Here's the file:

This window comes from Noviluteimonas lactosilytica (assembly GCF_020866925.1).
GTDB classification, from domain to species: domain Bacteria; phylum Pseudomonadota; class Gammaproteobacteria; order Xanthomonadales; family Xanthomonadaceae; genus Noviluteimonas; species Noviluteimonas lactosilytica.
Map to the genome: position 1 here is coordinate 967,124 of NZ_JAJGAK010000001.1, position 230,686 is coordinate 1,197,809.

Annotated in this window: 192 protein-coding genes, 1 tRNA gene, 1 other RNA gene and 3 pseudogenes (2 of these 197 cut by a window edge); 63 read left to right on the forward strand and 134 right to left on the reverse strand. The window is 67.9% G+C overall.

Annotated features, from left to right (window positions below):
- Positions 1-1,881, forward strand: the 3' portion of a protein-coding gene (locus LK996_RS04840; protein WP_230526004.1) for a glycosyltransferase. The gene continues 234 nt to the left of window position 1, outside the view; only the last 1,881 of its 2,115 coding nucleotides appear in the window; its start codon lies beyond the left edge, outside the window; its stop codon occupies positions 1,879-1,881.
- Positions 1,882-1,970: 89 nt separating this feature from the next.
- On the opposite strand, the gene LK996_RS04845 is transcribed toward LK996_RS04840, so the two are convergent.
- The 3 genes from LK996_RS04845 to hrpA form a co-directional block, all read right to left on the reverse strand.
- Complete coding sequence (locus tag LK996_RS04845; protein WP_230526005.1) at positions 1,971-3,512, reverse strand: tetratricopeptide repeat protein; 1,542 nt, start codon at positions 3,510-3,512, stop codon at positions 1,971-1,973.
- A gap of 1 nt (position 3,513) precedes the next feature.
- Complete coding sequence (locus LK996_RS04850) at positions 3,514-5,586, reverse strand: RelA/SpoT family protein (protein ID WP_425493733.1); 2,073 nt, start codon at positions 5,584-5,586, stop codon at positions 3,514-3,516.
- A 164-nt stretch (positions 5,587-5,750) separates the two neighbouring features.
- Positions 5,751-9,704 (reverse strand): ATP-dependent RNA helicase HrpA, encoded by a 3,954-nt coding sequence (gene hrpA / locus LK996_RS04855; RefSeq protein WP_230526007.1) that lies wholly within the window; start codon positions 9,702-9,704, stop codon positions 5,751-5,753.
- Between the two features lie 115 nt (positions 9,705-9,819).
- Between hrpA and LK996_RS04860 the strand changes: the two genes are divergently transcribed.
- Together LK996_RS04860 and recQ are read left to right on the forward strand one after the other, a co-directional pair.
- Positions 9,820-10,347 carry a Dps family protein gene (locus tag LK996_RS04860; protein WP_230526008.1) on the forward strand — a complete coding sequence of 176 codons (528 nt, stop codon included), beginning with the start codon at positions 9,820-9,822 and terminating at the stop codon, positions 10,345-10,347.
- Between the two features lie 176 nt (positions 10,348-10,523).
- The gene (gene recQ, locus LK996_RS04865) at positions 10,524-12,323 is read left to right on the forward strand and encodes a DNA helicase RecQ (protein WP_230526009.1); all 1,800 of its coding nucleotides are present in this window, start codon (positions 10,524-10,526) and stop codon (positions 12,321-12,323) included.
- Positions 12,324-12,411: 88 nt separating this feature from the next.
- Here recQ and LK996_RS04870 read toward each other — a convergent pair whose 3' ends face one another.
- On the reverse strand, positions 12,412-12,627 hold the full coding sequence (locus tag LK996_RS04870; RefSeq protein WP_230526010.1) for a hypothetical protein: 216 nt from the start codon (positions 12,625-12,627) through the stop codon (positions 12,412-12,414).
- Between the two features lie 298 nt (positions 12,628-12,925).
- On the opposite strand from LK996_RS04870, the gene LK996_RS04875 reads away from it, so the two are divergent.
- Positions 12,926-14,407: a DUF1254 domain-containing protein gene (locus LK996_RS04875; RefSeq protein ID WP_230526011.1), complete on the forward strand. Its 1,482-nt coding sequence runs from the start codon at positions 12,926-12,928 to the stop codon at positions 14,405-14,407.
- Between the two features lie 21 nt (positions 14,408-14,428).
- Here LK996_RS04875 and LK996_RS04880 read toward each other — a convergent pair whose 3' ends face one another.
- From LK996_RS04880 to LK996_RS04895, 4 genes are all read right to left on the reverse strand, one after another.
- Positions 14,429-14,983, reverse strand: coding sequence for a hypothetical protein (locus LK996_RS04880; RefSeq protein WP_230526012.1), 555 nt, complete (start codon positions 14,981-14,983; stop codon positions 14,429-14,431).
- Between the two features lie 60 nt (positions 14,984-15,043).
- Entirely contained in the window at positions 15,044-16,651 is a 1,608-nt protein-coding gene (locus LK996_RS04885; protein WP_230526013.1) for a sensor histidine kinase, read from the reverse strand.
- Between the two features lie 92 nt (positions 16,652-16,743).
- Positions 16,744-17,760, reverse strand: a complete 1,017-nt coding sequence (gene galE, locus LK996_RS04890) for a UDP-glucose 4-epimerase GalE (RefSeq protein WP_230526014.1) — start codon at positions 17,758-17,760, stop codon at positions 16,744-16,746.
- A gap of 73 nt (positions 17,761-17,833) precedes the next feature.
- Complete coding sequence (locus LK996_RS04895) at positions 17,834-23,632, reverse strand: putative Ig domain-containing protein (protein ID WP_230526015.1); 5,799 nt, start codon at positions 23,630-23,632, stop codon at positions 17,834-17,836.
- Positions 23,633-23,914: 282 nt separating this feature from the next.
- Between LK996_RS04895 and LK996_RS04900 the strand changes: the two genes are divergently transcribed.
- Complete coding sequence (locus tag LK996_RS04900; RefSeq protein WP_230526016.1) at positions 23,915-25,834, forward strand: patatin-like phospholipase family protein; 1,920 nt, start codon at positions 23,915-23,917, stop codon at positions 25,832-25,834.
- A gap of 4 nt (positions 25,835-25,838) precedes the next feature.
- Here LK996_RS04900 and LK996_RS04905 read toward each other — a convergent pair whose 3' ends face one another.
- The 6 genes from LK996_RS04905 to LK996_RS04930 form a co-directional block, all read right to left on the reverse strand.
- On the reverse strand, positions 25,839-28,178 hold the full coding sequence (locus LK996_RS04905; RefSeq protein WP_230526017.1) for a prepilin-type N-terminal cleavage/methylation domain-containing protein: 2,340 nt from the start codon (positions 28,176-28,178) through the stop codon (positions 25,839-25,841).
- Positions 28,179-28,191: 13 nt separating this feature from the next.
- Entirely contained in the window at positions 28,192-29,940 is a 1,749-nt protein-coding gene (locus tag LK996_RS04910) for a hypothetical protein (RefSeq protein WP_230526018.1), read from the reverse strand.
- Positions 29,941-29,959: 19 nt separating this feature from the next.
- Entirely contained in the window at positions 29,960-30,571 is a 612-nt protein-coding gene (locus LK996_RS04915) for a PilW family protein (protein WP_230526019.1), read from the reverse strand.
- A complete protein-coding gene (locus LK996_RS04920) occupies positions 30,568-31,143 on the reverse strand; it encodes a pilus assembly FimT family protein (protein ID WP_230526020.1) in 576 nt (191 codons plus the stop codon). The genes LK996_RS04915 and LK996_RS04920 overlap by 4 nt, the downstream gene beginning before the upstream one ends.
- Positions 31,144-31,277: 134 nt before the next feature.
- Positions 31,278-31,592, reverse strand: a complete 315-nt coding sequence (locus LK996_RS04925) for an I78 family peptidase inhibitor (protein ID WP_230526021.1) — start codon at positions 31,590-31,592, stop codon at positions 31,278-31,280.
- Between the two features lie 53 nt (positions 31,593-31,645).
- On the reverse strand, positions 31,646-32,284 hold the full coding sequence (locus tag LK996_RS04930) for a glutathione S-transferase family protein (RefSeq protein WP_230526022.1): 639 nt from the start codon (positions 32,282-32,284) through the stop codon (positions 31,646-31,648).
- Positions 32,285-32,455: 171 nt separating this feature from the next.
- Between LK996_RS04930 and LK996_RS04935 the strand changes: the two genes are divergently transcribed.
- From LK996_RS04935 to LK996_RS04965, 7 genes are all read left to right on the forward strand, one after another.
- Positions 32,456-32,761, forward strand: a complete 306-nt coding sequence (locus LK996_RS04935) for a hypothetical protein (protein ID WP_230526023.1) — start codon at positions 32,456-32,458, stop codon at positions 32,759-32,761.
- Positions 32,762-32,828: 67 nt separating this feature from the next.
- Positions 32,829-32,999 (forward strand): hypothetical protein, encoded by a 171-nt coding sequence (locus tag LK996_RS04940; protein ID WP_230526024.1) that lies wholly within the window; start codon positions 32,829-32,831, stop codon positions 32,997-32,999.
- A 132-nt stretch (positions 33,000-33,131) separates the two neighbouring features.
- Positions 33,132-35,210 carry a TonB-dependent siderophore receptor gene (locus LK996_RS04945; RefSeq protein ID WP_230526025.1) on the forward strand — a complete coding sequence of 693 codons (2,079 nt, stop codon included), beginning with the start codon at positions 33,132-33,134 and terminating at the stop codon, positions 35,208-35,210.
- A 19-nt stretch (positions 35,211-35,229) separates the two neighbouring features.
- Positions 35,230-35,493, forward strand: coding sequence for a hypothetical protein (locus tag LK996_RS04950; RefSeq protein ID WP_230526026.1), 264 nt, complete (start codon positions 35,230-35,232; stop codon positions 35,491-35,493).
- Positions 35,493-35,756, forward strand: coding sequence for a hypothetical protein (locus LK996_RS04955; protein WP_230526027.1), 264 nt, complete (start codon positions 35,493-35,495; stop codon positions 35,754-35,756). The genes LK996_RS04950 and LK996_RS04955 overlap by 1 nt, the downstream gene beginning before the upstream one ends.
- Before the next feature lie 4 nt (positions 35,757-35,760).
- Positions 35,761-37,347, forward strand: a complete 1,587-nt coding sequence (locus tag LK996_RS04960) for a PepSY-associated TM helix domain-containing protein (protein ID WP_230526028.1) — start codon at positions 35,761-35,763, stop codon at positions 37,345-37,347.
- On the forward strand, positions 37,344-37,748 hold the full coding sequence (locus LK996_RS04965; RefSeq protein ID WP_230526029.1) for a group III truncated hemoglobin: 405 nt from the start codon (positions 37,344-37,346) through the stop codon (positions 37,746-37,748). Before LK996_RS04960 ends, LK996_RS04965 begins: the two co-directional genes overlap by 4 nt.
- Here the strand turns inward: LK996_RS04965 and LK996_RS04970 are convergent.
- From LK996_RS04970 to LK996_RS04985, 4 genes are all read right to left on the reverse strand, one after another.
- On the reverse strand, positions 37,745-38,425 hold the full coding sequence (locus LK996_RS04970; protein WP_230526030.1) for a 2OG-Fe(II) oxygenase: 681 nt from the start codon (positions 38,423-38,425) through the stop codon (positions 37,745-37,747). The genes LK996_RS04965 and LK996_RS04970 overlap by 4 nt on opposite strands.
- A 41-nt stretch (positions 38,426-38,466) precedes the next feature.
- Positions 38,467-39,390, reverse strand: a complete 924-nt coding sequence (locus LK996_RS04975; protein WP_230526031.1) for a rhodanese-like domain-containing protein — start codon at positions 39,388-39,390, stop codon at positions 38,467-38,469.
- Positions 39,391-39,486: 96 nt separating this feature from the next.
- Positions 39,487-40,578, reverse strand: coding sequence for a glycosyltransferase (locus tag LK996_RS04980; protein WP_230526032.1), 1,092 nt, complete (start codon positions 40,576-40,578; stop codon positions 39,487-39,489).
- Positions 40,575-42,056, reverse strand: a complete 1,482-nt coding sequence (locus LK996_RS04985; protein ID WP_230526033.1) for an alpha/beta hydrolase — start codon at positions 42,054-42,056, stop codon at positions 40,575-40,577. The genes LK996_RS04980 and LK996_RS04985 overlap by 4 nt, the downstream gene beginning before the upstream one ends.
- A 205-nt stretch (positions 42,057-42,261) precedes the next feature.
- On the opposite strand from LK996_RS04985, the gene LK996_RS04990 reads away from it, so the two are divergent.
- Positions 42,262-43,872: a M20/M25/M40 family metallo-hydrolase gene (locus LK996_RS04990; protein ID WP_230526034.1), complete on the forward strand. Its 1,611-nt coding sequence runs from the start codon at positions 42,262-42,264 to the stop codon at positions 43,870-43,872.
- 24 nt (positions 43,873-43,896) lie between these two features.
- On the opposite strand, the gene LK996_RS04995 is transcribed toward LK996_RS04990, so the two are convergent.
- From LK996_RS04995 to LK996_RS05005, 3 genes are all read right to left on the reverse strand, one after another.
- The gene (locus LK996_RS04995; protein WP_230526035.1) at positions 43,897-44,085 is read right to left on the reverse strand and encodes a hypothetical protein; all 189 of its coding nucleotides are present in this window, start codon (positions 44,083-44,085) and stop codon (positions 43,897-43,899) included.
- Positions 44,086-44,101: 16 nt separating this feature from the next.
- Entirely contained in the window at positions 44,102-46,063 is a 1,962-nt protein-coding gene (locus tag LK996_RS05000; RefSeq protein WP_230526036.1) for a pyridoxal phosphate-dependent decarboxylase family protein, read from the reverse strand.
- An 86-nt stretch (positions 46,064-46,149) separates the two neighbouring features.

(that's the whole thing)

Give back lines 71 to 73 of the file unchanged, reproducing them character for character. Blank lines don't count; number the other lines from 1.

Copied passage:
- Positions 38,467-39,390, reverse strand: a complete 924-nt coding sequence (locus LK996_RS04975; protein WP_230526031.1) for a rhodanese-like domain-containing protein — start codon at positions 39,388-39,390, stop codon at positions 38,467-38,469.
- Positions 39,391-39,486: 96 nt separating this feature from the next.
- Positions 39,487-40,578, reverse strand: coding sequence for a glycosyltransferase (locus tag LK996_RS04980; protein WP_230526032.1), 1,092 nt, complete (start codon positions 40,576-40,578; stop codon positions 39,487-39,489).